The recent global financial crisis of 2009 had far reaching implications for numerous sectors of the economy of the United States. The crisis also affected other institutions in other countries. In the United States, one of the industries that took a severe beating from the 2009 financial crisis was the banking industry. The crisis resulted in banks finding themselves in hitherto uncharted waters. It was a terrain which many banks found difficult to navigate. Indeed, some of the banks were even on the brink of being wound up. While the financial crisis played a role in the challenges that faced these banks, poor corporate governance practices in some these banks also greatly contributed to their predicament. Using the Bank of America as a case study, this submission will highlight the extent to which corporate governance weakness contributed to the difficulties that faced Bank of America during the crisis.
Corporate governance refers to the way in which a corporation’s power is exercised in steering the resources and assets of the corporation so as to realize maximum value for the shareholders of the corporation as well as satisfying other stakeholders of the corporation. All these activities must be undertaken in the context of the corporate mission of the corporation. During the financial crisis, the Bank of America failed to properly exercise its power in the stewardship of its resources. Subsequently, it was not in a position to realize maximum value for its shareholders. Furthermore, some of its actions at the time did not satisfy other significant stakeholders of the bank. One such dissatisfied stakeholder was the government of the United States.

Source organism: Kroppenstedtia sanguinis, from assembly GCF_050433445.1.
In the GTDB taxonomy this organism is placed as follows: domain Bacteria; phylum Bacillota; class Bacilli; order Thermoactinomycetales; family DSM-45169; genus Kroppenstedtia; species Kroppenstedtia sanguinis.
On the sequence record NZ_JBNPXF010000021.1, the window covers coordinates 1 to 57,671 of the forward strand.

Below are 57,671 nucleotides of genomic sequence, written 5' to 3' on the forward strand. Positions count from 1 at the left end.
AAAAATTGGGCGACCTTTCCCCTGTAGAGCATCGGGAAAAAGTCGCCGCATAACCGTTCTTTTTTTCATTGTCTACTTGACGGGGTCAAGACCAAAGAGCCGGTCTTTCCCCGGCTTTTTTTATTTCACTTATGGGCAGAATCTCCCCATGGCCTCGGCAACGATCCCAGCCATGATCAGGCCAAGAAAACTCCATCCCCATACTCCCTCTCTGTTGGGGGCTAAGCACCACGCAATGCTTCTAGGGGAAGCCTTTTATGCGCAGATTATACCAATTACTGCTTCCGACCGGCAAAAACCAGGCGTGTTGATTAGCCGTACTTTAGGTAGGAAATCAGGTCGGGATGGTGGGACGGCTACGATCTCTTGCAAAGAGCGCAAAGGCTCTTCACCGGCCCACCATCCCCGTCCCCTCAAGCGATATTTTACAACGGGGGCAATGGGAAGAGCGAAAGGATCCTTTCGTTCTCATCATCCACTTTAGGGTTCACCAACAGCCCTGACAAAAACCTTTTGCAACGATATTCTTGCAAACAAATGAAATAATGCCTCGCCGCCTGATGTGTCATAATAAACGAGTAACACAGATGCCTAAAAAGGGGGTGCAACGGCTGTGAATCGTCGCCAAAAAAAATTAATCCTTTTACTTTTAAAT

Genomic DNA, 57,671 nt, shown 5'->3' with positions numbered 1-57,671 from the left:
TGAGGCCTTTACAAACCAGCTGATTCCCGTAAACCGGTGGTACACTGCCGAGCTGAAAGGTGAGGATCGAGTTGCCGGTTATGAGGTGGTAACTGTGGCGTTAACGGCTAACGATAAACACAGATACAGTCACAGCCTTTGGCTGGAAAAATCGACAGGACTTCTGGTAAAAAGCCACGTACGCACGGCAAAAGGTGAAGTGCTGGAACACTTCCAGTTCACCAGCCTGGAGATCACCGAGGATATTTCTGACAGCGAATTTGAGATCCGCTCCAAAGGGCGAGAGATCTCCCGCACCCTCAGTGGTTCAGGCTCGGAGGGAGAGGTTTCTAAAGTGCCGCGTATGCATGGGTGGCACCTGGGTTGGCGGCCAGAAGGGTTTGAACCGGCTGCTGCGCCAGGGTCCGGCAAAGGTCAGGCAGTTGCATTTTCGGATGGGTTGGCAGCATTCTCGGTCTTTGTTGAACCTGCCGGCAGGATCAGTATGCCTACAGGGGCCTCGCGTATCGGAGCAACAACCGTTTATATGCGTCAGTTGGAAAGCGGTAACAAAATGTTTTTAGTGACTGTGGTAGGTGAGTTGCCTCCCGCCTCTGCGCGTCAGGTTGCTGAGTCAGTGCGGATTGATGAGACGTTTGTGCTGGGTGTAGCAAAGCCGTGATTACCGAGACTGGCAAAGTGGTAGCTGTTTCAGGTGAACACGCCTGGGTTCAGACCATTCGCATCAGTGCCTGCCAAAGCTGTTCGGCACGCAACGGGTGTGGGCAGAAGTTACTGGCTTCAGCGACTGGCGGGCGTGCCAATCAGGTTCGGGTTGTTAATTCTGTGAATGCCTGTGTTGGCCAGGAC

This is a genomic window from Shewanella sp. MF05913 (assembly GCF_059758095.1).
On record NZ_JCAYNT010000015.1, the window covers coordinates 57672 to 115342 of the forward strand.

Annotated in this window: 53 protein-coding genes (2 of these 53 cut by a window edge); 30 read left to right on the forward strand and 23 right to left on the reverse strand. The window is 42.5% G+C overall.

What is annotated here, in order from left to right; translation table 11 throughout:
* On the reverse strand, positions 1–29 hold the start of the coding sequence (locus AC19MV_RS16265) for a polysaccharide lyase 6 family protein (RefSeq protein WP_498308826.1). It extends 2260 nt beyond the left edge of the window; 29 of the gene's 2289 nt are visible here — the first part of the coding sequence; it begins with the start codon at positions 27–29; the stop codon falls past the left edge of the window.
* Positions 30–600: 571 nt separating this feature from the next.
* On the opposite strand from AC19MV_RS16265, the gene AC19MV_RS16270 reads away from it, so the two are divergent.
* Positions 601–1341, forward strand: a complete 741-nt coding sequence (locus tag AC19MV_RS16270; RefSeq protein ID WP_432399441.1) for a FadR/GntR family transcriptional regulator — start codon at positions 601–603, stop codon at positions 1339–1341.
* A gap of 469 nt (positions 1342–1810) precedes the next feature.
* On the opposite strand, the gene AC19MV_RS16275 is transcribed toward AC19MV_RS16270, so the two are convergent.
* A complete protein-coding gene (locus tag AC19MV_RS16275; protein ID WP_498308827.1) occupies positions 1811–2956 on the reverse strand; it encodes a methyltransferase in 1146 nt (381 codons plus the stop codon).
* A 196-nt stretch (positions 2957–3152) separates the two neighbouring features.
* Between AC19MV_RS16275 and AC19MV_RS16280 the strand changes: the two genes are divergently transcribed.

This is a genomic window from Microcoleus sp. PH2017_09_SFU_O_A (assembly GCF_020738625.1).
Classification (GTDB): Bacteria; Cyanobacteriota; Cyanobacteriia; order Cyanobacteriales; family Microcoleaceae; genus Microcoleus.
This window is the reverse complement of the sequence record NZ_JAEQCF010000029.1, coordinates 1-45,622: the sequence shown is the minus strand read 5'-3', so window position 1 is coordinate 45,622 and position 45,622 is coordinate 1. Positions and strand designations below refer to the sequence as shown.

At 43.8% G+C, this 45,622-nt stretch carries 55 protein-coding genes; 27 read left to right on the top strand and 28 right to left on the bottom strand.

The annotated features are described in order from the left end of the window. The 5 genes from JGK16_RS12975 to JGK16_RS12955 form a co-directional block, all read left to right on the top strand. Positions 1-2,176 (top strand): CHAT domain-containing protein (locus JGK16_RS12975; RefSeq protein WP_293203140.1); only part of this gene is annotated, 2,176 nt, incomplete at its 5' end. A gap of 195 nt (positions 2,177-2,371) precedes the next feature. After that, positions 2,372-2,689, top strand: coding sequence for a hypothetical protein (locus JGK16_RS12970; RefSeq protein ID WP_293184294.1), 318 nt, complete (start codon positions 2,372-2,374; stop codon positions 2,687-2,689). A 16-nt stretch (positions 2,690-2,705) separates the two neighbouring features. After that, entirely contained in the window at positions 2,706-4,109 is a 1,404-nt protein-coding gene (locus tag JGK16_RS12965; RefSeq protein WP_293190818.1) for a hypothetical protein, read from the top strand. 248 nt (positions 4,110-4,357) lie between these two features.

During the crisis, Bank of America, through its countrywide unit, fraudulently sold defective mortgages. In other words, the bank engaged in unethical practices so as to realize a profit. Indeed, in a recently determined case, the Bank of America together with another corporation were each found guilty of defrauding two mortgage companies during the crisis. Subsequently, the Bank will be subjected to penalties as provided for in the Financial Institutions Reform, Recovery and Enforcement Act.
The fact that the bank was engaged in fraudulent activities is a clear indication that there was weak corporate governance in the bank at the time. Among other things, good corporate governance seeks to promote corporations that are accountable and responsive, corporations that are managed with integrity and transparency and corporations that recognize and protect shareholder rights. In the case of Bank of America, the fact that the bank was found guilty of engaging in fraudulent activities is a pointer to the fact at the time it was not managed with integrity and transparency. Furthermore, by engaging in fraud, the corporation deviated from good corporate governance practice which requires full disclosure to the owners of the corporation, the shareholders. It can also be argued that a corporation which engages in fraud is hardly one which can be termed as accountable and responsive. All these are clear indications that there was weak corporate governance in the bank at the time.
One of the essential principles of good corporate governance is that there ought to be effective internal control procedures in a corporation. Where this principle is adhered to, the board provides direction in constantly reviewing these procedures so as to ensure they are not abused. Arguably, corporate governance weakness as suggested by the absence of strong internal procedures contributed to certain officials of the Bank of America engaging in the fraudulent activities which have now came back to haunt it.
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